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THE STARK DIREWOLVESIn the Game of Thomes S1E1 we see Ned and his party of Robb, Bran, Jon, Theon and Ser Rodrick to find a dead direwolf mother and her many little cubs and they they take the cubs, one for each of the Stark children. But we can see then and on various occasions when these pets are shown that they are all different looking. Ghost is completly white with red eyes; Greywind is mostly gray with slightly white underbelly; Lady and Nymeria are both nearly white with a slight gray shade near the ears; Summer is white with slight shades of yellow and gold; and finally Shaggydog is nearly completly black. So if all these cubs are born to the same mother how are they all so different. Does this happens in Canidae family animals or am I missing something? Thanks.

closed as off-topic by Edlothiad, Blackwood, TheLethalCarrot, JohnP, Valorum Dec 30 '17 at 18:47

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    Is this a biology question about actual wolfs? If so, this is the wrong SE. If this is about the GoT TV universe, I think this scene establishes that the dire wolfs there at least can be in the presence of different looking cubs when they die. – Raditz_35 Dec 30 '17 at 12:40
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    This is a question about biology of direwolves, who are indeed a par of GoT universe and do not exist in reality.So I don't think the Biology SE will entertain questions on non existent mammals. – Prakhar Mishra Dec 30 '17 at 12:56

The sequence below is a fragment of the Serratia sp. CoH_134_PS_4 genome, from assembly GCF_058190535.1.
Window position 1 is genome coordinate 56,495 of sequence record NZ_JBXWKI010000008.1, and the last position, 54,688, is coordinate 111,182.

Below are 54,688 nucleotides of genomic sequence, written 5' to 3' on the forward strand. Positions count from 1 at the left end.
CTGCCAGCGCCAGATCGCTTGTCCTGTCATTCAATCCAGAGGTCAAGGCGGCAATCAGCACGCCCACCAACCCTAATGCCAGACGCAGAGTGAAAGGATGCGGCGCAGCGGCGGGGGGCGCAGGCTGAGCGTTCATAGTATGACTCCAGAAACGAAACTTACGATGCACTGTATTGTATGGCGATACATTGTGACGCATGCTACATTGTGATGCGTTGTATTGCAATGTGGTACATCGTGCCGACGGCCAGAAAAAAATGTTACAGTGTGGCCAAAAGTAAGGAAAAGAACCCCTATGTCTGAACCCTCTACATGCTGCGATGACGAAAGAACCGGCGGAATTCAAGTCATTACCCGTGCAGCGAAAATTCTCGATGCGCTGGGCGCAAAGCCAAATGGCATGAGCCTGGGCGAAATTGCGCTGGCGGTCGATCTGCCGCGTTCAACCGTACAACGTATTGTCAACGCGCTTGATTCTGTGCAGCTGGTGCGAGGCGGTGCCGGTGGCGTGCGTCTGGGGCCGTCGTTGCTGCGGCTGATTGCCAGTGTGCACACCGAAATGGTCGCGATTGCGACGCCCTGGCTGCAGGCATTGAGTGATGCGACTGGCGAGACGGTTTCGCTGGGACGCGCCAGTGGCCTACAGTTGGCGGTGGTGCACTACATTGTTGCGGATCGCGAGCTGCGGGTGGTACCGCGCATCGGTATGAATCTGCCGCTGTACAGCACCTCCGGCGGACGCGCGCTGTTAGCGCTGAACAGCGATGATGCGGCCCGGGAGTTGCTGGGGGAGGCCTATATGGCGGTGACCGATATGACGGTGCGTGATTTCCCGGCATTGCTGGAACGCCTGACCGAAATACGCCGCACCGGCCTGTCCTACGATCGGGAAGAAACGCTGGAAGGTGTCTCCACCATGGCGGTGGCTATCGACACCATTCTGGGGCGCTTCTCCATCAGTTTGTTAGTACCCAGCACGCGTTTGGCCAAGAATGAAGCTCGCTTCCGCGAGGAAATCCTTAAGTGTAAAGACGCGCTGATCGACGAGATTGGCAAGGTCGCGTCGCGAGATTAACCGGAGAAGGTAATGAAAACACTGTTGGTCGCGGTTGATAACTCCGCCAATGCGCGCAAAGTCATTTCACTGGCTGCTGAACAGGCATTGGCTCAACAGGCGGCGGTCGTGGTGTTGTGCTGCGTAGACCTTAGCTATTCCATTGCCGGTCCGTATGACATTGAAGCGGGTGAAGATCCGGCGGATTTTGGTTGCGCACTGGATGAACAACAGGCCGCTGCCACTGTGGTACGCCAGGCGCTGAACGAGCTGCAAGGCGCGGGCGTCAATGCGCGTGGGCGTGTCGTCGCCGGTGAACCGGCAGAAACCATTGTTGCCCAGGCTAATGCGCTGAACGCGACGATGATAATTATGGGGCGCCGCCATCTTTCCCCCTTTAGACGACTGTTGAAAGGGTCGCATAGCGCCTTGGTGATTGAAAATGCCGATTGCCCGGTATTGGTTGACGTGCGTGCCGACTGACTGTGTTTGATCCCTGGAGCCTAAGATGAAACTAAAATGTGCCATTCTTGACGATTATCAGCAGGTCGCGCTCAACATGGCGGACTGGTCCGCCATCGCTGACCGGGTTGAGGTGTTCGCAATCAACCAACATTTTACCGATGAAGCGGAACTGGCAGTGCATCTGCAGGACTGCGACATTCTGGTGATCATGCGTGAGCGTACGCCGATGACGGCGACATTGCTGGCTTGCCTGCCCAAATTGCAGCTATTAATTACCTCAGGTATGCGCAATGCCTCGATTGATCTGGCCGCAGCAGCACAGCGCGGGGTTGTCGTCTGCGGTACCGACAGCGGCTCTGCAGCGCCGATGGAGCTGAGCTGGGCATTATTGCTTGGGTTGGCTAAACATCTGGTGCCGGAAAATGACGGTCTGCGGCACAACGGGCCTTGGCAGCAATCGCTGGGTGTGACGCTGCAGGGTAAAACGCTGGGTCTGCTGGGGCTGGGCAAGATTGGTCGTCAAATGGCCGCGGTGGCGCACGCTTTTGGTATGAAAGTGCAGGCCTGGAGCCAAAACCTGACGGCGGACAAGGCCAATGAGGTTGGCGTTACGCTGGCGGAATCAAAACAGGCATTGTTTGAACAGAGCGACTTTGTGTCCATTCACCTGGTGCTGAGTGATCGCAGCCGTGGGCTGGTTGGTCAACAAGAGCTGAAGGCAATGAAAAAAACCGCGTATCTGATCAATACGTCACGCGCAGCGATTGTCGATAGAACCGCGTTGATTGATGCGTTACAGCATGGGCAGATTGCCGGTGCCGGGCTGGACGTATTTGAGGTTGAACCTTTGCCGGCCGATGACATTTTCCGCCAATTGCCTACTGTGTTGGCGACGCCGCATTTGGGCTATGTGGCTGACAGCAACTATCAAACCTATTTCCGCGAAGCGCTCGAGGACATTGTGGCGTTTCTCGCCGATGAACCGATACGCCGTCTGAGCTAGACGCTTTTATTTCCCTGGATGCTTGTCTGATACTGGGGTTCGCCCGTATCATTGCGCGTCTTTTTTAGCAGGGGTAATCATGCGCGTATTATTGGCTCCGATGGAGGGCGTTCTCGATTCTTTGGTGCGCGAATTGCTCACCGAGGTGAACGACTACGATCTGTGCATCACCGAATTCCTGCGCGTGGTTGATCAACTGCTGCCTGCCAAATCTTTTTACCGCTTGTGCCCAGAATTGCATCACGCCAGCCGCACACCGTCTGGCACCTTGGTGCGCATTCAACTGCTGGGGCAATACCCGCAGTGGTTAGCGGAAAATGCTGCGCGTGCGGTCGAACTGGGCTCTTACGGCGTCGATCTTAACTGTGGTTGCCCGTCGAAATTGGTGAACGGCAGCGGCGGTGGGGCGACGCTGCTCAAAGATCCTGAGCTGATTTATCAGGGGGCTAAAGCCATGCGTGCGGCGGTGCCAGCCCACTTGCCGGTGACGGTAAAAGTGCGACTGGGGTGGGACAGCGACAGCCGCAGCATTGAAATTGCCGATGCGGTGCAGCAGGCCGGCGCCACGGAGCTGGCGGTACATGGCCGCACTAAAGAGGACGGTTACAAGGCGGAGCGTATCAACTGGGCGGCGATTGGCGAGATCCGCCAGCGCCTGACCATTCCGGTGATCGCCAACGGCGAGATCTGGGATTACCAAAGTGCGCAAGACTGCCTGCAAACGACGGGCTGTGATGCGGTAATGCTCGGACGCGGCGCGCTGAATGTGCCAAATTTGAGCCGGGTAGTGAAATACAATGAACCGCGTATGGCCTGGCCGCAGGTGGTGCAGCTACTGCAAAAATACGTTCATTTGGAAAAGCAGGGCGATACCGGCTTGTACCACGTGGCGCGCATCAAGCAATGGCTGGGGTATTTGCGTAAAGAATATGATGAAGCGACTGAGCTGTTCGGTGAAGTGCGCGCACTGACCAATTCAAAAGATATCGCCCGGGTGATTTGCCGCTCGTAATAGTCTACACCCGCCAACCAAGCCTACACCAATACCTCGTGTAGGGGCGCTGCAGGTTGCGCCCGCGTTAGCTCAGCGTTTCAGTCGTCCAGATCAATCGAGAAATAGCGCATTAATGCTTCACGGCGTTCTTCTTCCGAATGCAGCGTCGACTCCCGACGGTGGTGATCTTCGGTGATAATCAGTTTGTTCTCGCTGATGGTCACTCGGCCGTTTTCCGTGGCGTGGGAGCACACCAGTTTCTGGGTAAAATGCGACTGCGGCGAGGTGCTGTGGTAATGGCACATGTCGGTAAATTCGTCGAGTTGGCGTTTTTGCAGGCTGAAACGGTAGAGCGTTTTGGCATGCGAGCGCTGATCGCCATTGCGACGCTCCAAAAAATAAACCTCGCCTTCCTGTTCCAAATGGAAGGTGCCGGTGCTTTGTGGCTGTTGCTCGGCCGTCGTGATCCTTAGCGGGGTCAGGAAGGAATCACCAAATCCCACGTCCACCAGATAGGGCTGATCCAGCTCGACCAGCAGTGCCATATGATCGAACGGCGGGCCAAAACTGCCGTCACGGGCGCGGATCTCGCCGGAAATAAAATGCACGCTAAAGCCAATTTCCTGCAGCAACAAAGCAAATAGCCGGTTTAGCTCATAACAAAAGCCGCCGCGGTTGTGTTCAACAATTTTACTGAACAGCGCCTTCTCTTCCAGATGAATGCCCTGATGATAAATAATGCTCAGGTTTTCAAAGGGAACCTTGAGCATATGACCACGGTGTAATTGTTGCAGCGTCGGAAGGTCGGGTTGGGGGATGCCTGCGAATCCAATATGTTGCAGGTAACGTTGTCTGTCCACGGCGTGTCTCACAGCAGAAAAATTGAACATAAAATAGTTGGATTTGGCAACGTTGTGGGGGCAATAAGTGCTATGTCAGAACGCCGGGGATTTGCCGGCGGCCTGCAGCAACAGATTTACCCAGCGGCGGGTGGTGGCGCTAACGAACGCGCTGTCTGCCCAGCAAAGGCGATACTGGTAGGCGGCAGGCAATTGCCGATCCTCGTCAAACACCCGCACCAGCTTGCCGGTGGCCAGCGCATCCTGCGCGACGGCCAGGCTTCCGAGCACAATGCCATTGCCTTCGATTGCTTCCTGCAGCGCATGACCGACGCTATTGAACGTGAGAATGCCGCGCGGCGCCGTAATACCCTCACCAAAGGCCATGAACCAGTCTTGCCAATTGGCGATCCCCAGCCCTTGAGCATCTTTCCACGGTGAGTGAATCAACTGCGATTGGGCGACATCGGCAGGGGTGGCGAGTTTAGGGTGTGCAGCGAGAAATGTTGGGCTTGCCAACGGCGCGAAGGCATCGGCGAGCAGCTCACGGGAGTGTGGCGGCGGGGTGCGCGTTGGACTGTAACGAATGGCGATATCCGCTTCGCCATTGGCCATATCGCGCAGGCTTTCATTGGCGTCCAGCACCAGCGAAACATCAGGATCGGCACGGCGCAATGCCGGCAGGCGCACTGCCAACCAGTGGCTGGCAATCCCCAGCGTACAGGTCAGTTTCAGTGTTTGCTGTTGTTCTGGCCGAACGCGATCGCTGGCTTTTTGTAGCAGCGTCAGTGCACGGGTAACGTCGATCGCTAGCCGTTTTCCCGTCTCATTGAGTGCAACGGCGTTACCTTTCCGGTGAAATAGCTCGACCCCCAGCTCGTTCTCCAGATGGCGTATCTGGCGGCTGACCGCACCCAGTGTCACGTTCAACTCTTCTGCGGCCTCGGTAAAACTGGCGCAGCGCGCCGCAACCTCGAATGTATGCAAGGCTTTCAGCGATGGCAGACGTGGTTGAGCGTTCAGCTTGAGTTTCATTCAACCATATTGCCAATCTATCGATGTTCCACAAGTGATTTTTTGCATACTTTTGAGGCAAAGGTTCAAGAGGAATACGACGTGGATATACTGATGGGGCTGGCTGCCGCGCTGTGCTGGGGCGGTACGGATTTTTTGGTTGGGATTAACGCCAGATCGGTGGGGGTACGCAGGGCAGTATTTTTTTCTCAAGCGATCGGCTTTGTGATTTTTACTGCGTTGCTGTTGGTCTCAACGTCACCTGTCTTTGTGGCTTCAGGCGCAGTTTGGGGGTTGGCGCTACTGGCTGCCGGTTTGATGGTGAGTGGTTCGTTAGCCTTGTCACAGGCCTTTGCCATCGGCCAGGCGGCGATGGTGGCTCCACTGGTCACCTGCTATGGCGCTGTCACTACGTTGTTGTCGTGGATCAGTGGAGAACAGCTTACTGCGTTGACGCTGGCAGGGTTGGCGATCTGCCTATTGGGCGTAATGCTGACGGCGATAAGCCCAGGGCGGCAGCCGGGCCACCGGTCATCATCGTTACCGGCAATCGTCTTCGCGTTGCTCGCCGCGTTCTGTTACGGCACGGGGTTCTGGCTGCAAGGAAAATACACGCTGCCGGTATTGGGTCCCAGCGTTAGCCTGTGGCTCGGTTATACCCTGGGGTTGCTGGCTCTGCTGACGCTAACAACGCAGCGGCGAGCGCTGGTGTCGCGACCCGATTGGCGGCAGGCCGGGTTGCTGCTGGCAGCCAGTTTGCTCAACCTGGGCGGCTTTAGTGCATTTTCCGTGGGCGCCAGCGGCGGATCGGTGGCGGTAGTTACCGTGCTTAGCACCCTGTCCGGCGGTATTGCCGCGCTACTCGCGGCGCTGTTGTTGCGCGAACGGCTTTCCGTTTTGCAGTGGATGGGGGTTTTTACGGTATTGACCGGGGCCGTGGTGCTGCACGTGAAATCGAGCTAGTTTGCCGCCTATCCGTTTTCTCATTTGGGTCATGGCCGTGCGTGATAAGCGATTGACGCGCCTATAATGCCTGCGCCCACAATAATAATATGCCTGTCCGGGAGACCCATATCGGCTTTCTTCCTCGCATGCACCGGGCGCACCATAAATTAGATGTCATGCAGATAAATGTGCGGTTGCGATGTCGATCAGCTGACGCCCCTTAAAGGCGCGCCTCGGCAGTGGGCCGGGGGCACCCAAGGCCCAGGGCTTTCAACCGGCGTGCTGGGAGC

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    But you are asking about the possibility of different coloured pubs in a litter of Canidae. That is entirely a biology question. If you are asking is this possible within the GoT/ASoIaF-Universe, the answer is clearly yes, the author described them as such. If you are asking if this is possible in real life, than it is a question about real life biology and belongs at Biology And I am fairly certain if you phrase the question as such, they not only would answer, but more importantly, they would have the expertise to give one. +1 for it being an intersting question. – BMWurm Dec 30 '17 at 13:30
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    I’m voting to close this as a question asking for a scientific explanation. There are more appropriate stacks for that. – Edlothiad Dec 30 '17 at 14:28
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    To answer you question, however, that's how genetics work in the real world too. – Edlothiad Dec 30 '17 at 15:00